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B.C. government to pull the plug on new cryptocurrency mining

The cryptocurrency mining industry in British Columbia could have a hard time powering operations for the next year-and-a-half after the province announced it will seek to deny connection requests from any new projects.

The move is aimed at preserving electricity supply, the province said in a news release Wednesday.

Cryptocurrency is a decentralized form of virtual currency that is not managed or controlled by banks or governments. “Mining” it involves using dedicated computers to perform complex calculations to create new “coins.”

Mining drains massive amounts of electricity from BC Hydro in order to run and cool the high-powered computers it requires, Energy Minister Josie Osborne said in a statement.

“We are suspending electricity connection requests from cryptocurrency mining operators to preserve our electricity supply for people who are switching to electric vehicles and heat pumps, and for businesses and industries that are undertaking electrification projects that reduce carbon emissions and generate jobs and economic opportunities,” she said.

In addition to new mining projects being locked out of the power grid, projects in early stages of the connection process will also be rejected. Currently operational mining projects and a small number that are nearly up and running won’t be affected.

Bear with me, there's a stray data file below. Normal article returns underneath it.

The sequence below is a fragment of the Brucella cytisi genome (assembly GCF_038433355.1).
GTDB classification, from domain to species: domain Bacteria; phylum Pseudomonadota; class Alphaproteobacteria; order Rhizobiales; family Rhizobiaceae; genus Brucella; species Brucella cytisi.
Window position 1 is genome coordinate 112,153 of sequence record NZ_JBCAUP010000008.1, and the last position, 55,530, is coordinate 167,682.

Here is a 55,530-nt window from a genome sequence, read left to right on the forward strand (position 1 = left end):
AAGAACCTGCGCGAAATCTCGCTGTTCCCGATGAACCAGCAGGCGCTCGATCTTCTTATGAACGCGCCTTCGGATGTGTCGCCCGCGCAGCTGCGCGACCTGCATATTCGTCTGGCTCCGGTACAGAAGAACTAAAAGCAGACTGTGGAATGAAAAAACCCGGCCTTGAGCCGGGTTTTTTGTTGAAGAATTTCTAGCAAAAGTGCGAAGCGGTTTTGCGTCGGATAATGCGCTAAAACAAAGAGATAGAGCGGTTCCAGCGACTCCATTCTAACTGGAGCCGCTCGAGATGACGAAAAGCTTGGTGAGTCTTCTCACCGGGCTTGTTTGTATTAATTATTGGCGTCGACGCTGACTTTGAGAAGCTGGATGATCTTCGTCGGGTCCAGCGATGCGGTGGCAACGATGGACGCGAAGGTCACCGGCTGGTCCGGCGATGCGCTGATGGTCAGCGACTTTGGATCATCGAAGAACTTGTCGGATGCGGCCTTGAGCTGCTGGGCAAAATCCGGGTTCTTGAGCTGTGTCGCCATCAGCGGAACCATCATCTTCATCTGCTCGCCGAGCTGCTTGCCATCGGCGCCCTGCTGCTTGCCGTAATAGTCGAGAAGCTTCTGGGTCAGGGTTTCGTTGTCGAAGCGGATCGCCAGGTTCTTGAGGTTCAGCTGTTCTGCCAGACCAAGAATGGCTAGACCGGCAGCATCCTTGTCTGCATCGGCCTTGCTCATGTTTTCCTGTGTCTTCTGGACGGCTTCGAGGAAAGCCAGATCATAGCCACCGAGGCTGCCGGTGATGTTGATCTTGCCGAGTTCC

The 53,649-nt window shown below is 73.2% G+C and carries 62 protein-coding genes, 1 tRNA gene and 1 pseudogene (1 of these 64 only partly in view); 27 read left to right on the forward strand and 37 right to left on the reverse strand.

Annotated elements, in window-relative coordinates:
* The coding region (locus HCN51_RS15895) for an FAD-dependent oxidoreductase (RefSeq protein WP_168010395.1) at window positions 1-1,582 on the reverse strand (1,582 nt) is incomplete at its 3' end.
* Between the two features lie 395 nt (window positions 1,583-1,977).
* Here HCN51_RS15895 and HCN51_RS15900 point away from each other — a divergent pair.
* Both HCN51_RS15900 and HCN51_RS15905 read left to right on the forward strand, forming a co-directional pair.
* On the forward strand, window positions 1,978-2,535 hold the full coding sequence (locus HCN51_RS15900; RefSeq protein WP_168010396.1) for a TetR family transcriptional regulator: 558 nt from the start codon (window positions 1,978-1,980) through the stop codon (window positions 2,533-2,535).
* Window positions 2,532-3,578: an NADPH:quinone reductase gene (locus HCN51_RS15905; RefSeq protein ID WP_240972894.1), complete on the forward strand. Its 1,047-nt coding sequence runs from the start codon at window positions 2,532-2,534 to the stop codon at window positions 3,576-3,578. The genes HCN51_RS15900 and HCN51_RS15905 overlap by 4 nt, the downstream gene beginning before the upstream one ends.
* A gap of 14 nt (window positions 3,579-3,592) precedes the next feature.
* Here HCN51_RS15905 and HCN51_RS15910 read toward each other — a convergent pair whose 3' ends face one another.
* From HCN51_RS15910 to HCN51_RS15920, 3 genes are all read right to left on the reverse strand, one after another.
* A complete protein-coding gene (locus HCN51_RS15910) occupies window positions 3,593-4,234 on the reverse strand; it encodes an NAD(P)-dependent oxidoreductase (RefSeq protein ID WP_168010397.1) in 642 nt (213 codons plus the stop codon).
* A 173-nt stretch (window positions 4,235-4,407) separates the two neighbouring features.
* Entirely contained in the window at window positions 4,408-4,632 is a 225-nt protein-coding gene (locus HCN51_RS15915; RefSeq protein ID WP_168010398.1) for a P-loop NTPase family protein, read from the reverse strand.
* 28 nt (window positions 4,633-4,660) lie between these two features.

RELATED: B.C. residents losing millions to crypto frauds on social media, dating sites

The move also gives BC Hydro time to engage with industry stakeholders and First Nations as it develops clearer permanent guidelines around cryptocurrency mining.

The demand for BC Hydro connections specifically for cryptocurrency mining is “unprecedented,” the government noted, with 21 projects requesting a total of 1,403 megawatt hours affected by the suspension.

“That is equivalent to the energy needed to power approximately 570,000 homes, or 2.1 million electric vehicles, per year in B.C.,” said the province.

There are currently seven crytpocurrency mining projects already in operation in B.C., with six more expected to have their requests approved — a total of 273 megawatt hours.

If the new projects were approved, that much electricity use could impact the government’s CleanBC goal of electrifying other infrastructure projects to achieve net-zero carbon pollution by 2050, the province said.

BC Hydro’s proposal for temporary relief from new crypto mining requests requires approval from the B.C. Utilities Commission, though the province has directed the BCUC to accept it.

If approved, B.C. would join Manitoba and Quebec as provinces that have suspended cryptocurrency mining while further regulations are developed. Quebec has since implemented its own framework, which sees crytpo miners face higher rates than other businesses as well as a cap on power consumption.

More information on cryptocurrency is available on the B.C. government’s website.


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